A child might think life runs from infancy to adolescence to maturity, and then to old age with an interregnum spent before death as an “invisible giant.” From observation and learned knowledge, the child might assume that everyone on earth experiences a similar boom and bust, an eventual slide into senescence and senility right before death.

Yet those assumptions fall away when looking across nearly four dozen species, says investigator Owen Jones, a biologist at the University of Southern Denmark in Odense, whose team published a new study Monday in the journal Nature. The surprising new look dispels the idea that evolution leads in most species to a pattern of aging characterized by markedly decreased fertility and mortality.

“By taking a grand view and doing a survey across species, we found plenty of violations of this underpinning theory,” Jones said.

In comparing species for fertility and mortality, the investigators assembled large data sets for 11 mammals, 12 other vertebrates, 10 invertebrates, 12 vascular plants, and a green alga — and then standardized the lifespan trajectories. They divided mortality rates at regular intervals in the lifespan by an average mortality rate.

Interestingly, they found no link between the length of life and the degree of senescence, the rate at which an individual declines past fertility and toward death. Of two dozen species showing the closest connection with mortality and age, 11 experienced long lifespans while 13 lived shorter lives. The obverse held for those with a lower connection between mortality and age, with some species living longer lives and others living shorter.

In the animal kingdom, guppies and water fleas live only days or weeks. But just like humans, they experience a sharp rise in mortality connected with age, whereas others such as the hermit crab and red abalone enjoy nearly continuous fertility and mortality throughout their lifespans. In organizing the data, investigators placed species along a continuum of senescence, with mammals at one end (with a sharp decline), and plants (with much lower mortality), crowding the other end. In between, birds and invertebrates showed varying degrees of senescence.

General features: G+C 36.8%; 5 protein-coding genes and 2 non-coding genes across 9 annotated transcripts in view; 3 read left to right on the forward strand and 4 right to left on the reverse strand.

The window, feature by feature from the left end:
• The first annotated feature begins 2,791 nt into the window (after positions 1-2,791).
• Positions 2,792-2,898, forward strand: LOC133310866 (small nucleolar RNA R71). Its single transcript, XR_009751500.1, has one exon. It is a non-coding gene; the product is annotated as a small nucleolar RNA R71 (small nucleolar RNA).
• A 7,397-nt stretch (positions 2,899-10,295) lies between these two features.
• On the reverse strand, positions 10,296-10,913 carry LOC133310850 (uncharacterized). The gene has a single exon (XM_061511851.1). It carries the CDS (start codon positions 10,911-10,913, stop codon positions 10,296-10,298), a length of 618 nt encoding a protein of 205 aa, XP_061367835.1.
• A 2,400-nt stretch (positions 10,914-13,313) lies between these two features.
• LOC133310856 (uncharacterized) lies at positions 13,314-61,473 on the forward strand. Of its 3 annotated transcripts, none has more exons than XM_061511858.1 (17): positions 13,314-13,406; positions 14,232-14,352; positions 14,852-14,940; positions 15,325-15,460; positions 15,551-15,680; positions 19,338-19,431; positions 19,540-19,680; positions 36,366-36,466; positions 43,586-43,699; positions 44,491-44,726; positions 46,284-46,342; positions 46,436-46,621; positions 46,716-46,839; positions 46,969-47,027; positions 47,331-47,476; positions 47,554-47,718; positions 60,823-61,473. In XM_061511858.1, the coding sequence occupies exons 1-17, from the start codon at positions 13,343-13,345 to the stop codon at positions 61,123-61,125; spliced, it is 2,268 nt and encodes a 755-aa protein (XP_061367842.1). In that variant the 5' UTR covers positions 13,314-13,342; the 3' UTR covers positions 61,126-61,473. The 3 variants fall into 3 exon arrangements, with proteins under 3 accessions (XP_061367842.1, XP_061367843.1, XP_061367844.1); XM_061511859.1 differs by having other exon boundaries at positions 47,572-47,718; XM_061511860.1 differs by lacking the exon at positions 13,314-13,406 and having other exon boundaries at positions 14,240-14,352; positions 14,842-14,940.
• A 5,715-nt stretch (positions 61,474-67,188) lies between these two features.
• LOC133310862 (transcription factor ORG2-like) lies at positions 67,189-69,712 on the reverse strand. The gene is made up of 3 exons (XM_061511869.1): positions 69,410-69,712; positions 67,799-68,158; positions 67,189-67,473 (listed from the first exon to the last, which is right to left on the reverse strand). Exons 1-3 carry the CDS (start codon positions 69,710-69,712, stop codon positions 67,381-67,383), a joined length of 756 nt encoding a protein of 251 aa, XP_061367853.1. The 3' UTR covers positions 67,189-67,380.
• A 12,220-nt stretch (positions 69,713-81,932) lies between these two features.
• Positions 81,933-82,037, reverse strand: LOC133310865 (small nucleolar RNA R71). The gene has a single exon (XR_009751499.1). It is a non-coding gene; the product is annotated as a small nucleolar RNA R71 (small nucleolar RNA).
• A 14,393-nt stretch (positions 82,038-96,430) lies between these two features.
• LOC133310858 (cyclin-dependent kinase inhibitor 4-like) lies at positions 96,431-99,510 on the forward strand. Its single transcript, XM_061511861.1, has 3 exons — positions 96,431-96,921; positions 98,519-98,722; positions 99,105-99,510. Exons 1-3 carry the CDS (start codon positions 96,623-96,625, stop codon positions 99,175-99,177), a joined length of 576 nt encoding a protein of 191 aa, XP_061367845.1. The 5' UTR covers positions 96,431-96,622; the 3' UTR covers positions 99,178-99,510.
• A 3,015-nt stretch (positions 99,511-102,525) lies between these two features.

But what does this diversity of aging patterns mean? “The [evolutionary] theories we have are applicable in lots of situation — but they can’t explain some cases,” Jones said. “It’s not about throwing out old theories; it’s about modifying theories to work on all species.”

However, some biologists told Nature they were less than impressed by the study, which compared data sets from laboratory animals, some inbred, to field studies of animals in their natural environments, which often last decades, according to Steven Austad, an evolutionary biologist at the University of Texas Health Science Center in San Antonio.

“This approach is like making a fruit salad and imagining it can tell you something about evolution of the orange,” he said. “This comparison of demographic trajectories across the tree of life is completely divorced from biology and ignores the impact of the environment.”

Yet at least one biologist says the new study challenges the field, showing a surprisingly diverse array of life patterns, according to Stephen Stearns, an evolutionary biologist at Yale University. “This study is a useful reminder that the patterns of aging are diverse, but it is not a refutation of existing theory,” he told Nature. “That would require difficult empirical measures of the trade-offs between reproduction and mortality, which haven't yet been done.”